October 3, 2022

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New York Yankees' Aaron Judge scores 60th at home, one shy of Roger Maris' record in one season

New York Yankees’ Aaron Judge scores 60th at home, one shy of Roger Maris’ record in one season

NEW YORK – Only five players have made 60 home runs in a single season in the history of the major tournaments – that is, even a New York Yankees player. Aaron Judge Join this exclusive club with Homer solo against the Pittsburgh Pirates on Tuesday night.

The All-Star player is now home shy of Roger Maris’ one-season MLS tie-breaker of 61 home runs, set in 1961, which also remained a major league tag for 37 years.

With his 60th home run, the 6-foot-7 judge also tied Babe Ruth (1927) for eighth on the home run list for a season as the Yankees rallied to a 39-8 victory.

“I have to believe he’s up there with some of the best, very short list of seasons ever, what he’s doing,” Yankees manager Aaron Boone said of Judge’s nightly pursuit of baseball history. “Obviously our focus is on winning, and what’s at stake for us as a team. But within that, to watch what he does, you definitely know what special season he’s going to have.”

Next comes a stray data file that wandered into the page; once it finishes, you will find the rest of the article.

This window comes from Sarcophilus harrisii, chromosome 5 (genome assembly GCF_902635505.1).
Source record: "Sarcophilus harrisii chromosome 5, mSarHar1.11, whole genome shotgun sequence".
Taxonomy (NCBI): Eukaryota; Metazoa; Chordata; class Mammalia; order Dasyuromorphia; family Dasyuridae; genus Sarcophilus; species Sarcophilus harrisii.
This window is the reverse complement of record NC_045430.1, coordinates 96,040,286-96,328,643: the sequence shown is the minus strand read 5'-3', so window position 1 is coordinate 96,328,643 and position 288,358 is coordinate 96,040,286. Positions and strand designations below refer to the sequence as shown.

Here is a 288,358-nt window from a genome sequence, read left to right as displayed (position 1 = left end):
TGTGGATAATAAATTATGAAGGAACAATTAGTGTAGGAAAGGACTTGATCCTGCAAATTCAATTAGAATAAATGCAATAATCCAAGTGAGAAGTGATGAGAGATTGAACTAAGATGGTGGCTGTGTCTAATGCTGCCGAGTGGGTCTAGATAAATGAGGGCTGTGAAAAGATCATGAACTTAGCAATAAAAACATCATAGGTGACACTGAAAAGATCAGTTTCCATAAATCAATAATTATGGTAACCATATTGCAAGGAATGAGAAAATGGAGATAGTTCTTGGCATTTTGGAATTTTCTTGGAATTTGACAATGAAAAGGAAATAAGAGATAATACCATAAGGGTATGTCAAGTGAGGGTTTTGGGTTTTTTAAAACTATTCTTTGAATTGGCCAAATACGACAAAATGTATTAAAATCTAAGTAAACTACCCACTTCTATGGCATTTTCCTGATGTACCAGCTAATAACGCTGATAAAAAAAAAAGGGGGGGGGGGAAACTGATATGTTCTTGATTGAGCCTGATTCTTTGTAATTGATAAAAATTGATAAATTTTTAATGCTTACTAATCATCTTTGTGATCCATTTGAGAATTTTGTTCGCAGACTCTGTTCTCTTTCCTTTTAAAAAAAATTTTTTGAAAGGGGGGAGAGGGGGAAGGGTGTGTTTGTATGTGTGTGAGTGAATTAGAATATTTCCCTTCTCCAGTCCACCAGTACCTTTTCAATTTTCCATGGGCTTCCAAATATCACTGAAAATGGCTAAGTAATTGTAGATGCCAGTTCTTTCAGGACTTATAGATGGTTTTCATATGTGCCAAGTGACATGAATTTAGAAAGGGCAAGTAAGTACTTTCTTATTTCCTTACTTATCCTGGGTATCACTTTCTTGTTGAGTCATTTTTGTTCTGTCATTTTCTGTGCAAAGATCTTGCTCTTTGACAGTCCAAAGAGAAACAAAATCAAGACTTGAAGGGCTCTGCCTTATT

There have now been nine home run seasons in MLB history, achieved by six different players. Judge joined Hall of Famers Ruth and Maris, as well as Barry Bonds (2001), Mark McGwire (1999, 1998) and Sammy Sosa (2001, 1999, 1998).

The judge’s 59 home runs was already the most by a right-handed hitter in AL history. Judge had already joined Ruth (four) and Mickey Mantle (two) as only the third member of the storied Yankees franchise to enjoy multiple 50-HR seasons while wearing their pencils.

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But the Maris’ home record isn’t the only historical mark the judge is chasing.

The judge’s batting average entering Tuesday was 0.316, one point ahead of the Minnesota Twins’ number one baseman Louis ArazAL leads. Judge, who was nothing but a lock to lead the league in the domestic leagues (127), has a chance of becoming the eleventh player to win the Triple Crown since the RBI became official in 1920.